Select a Playlist by Email – And MoreShare
I can see the comments now. “Why not just…” But let’s be patient and save judgements until you’ve read the whole post.
Yes, I know there are tons of ways to control iTunes from your iPhone or your touch or another computer or your fancy remote. (Murphy even dug up an old Pocket PC recently to try out Salling Clicker, which also supports BT phones) But there’s no harm in having yet another avenue for getting some music playing.
Murphy stumbled into a script that checks the content of an email for instructions on what to play in iTunes, like a playlist or an artist. But there’s more – just like the title of this post says. The script can also tell iTunes to play through external speakers via your Airport Express. That might not sound like much, but it is, because iTunes doesn’t provide the necessary hooks to control speaker selection.
The script looks in your inbox for the first email with a certain subject, like iTunes or playme. Then it looks in the body for either an artist name or the word playlist on the first line. On the next line you specify the track number or playlist name, accordingly. Optionally, on the third line you can toggle your Airport Express by entering the word remote. Nice work doctorlambo.
The Airport Express is actually the most interesting part of this script. Speaker selection can’t be scripted directly, iTunes and Applescript don’t support it. But a little addition to Applescript called Extra Suites lets you control the interface through the seldom seen Remote Speakers window, pictured above. Extra Suites can move the mouse pointer to an x-y coordinate and click. The tiny Remote Speakers window can be used as a known starting point and the script then moves to a known offset, the location of the speakers checkbox. The part of the script that checks or unchecks the box is pictured here.
It sounds rickety, but in practice it’s working well for Murphy. If you always play to external speakers or always have the same set of speakers selected you don’t need this part of the script. You could also create multiple scripts and use different keywords in the subject to kick them off, if you have multiple speaker on/off needs.
Extra Suites is a little application you need to have running if you’re using that part of the script. You can put it in your applications folder or wherever you’d prefer to keep it. Add it to your login items to make sure it’s always running.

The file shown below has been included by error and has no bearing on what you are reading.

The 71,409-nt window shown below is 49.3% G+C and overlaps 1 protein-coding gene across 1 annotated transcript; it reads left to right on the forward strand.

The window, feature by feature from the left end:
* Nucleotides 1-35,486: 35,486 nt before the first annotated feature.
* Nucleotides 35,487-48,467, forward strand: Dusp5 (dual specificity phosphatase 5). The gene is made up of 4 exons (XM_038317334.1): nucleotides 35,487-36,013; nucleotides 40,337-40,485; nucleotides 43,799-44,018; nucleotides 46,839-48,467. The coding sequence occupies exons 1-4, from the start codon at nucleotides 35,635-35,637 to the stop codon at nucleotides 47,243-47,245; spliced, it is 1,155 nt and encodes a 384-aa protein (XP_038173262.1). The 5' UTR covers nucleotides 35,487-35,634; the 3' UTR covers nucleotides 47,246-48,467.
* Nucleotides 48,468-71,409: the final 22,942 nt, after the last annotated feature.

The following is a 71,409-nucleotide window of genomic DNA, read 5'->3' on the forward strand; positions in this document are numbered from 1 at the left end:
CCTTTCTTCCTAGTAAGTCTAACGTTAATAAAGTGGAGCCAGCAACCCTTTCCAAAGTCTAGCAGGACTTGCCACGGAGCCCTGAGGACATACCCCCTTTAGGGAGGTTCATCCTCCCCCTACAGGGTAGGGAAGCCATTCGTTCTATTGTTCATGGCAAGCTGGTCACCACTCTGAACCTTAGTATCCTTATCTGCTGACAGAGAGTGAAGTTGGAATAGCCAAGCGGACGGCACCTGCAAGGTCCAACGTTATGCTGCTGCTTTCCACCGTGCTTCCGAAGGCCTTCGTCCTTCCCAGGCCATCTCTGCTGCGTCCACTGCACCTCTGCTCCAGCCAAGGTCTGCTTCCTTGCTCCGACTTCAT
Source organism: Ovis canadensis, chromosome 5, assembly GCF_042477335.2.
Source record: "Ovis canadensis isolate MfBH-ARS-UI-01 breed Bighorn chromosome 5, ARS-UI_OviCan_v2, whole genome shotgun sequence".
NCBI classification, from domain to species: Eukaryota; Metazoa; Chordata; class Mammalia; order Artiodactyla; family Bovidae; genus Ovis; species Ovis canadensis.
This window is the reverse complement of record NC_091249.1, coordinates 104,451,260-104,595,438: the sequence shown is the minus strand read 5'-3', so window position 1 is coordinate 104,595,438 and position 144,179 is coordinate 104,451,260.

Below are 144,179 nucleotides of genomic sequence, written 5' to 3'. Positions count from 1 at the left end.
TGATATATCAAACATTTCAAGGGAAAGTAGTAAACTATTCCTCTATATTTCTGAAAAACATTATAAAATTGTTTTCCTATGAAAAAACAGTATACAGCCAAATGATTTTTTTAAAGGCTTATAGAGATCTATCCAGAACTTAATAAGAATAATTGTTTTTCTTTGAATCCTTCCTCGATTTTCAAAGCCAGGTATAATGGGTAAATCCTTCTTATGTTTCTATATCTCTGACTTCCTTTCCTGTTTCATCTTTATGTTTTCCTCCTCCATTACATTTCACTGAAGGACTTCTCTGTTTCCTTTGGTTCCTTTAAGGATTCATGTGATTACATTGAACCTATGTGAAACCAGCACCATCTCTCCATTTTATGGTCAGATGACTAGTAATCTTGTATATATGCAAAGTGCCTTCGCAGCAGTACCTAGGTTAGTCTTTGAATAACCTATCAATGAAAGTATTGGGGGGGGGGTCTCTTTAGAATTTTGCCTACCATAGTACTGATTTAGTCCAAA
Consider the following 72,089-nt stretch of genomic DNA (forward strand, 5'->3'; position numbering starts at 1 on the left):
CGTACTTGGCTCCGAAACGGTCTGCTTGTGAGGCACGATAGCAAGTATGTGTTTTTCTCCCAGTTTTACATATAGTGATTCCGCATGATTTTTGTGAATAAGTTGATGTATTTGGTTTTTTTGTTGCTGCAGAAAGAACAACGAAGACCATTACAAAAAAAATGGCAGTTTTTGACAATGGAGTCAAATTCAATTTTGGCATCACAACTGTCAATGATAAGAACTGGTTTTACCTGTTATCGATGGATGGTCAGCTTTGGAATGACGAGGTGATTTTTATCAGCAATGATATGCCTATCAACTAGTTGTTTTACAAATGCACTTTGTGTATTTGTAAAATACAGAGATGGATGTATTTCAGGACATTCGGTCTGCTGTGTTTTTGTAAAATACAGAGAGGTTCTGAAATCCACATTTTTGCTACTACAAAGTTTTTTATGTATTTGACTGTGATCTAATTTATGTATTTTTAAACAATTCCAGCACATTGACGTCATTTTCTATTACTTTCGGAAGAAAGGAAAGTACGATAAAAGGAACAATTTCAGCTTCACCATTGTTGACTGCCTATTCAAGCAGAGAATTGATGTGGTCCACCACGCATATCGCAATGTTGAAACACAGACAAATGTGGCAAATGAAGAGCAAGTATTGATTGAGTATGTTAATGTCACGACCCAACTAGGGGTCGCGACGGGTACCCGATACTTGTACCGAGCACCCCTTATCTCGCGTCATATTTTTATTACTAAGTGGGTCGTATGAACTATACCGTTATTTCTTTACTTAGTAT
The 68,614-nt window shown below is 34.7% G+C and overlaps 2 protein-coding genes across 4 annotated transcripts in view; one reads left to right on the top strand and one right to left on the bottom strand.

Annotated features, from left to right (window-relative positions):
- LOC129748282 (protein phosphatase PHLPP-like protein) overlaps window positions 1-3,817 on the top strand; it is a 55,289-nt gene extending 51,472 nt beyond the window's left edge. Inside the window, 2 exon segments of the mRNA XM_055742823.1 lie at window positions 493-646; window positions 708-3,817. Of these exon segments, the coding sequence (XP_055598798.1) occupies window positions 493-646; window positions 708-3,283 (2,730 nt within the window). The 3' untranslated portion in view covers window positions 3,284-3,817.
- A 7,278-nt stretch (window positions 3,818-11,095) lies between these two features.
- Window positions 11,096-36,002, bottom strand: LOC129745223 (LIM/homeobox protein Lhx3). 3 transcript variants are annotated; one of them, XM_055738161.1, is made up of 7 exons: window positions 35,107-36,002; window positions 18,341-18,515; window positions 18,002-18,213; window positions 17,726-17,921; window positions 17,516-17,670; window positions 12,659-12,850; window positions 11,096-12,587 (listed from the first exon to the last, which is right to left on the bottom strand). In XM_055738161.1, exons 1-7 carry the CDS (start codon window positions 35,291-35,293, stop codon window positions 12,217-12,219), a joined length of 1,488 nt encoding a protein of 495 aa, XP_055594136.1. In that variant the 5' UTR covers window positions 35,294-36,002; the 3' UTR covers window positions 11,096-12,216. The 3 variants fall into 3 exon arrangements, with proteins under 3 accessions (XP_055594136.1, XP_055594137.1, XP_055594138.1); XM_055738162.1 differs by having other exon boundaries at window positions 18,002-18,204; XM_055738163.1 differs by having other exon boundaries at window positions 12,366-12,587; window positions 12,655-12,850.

Murphy’s most popular post of all time, Sleep Your Mac By Email, explains how to configure Mail to run an Applescript when an email meeting a certain criteria lands in your inbox. Refer to that post for details. Credit to timmargh.net. Or you can schedule the script to run some other way. You’ll probably want it to run every minute or two. If you have Mail rules kicking of the script you can remove the check for new mail line from the beginning of the script.
Some debate has been spawned about how it might be insecure to kick off scripts based on arriving email. There are a few reasons why this is not a notable security risk. The email coming in looks just like any other email. An attacker has no way of knowing the email kicks off a script. You don’t have to use the word iTunes as the trigger, if that makes you feel any better. When Murphy posted about sleeping your mac he used sleeper as the trigger. Several people sent emails with this subject. Nice try.
The truth is that this method is more secure in some ways for remote control, people aren’t looking for it. When you access your Mac across the Internet using VNC the port gives you away. Port 5900 tells anyone who’s watching that you’re using VNC, and they can easily go after your password. An email is less likely to be noticed. You should probably come up with a trigger other than iTunes though. Murphy is widely read.
A slightly different approach: You might want to send a simpler email or text than what’s described above. You could make a rule in Mail that runs a script with a hard-coded playlist. Then your email would only need the trigger word, nothing else. See this post for an example of a simple script.
Extra Suites displays a reminder until you cough up $10.
You can also toggle the Computer speaker checkbox by changing the 57 pictured in the script above to 37. That’s the Y-coordinate.
Download script text. (you’ll need to open it in Script Editor and save as an applescript before use)
More information on the script can be found here.
Murphy doesn’t use VNC across the Internet. See this post about logmein.Download Script | Permalink